ARTICLE

Ronnie Lester, one of the U. of Iowa's best basketball players ever, is losing his assistant GM job with the L.A. Lakers

Ronnie Lester and Kevin McHale in 1980
Ronnie Lester and Kevin McHale in 1980

Some unhappy news for anyone who knows or likes Ronnie Lester. The best University of Iowa player I've ever seen is not getting his contract as assistant general manager renewed by the Los Angeles Lakers.

Lester's injury-plagued career in the NBA ended with the Lakers in 1986. He played in just 250 games in his six-year career after leading Iowa to a Final Four berth in 1980.

When Iowa was in southern California for the Rose Bowl in 1985, I slipped over to Inglewood one night to attend a Golden State-Lakers game at the Forum. It was a terrific game. Lester didn't play.

I wrote a piece about Lester, who was a reserve on that team. I asked Magic Johnson about Lester, and Michigan State's Magic said Lester was the best player he ever played against in college.

It's been said that Lute Olson changed Iowa basketball for the better, and he certainly did just that. But the most-important thing Olson did was see something in Chicago's Lester that other college coaches didn't. Early in Lester's freshman season, it was obvious he was a special point guard. Hawkeye fans who go back 31 years will always wonder if Iowa would have won the national-title had Lester not been injured eight minutes into the national semifinals against eventual-champion Louisville.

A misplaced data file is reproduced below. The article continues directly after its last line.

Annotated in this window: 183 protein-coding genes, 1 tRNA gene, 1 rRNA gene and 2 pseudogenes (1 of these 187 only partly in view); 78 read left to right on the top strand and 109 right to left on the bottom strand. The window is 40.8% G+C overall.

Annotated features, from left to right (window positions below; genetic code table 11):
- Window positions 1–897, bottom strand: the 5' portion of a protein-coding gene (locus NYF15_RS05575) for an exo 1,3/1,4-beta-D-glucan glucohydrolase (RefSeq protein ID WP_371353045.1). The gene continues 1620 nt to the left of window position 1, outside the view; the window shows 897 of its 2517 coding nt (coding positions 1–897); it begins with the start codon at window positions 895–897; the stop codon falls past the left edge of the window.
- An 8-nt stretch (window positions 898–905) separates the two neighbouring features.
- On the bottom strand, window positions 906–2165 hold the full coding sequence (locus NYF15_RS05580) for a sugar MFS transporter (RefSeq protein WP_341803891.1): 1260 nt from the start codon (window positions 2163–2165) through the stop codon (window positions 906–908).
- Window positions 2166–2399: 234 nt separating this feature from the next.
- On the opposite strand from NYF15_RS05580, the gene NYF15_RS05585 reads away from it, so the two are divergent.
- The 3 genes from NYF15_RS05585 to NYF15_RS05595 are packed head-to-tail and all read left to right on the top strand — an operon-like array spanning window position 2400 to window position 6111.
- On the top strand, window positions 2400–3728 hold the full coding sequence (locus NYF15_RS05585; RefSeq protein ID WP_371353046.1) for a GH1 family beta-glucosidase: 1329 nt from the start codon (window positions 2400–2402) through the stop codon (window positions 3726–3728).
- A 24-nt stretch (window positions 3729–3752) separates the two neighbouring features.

Not long after his NBA playing days ended, Lester remained with the Lakers as a scout and then assistant GM. He periodically would be seen at Iowa games in Carver-Hawkeye Arena (and sometimes at Iowa State's Hilton Coliseum, too) evaluating players for the Lakers.

His reputation in the organization was obviously good, as he eventually went from scout to assistant GM, a position he held for 10 years.

Lester never stopped loving Iowa. In 2009, he donated $100,000 to the University of Iowa Foundation to improve Carver-Hawkeye Arena, requesting the training room in the arena be named after longtime Iowa trainer John Streif.

 

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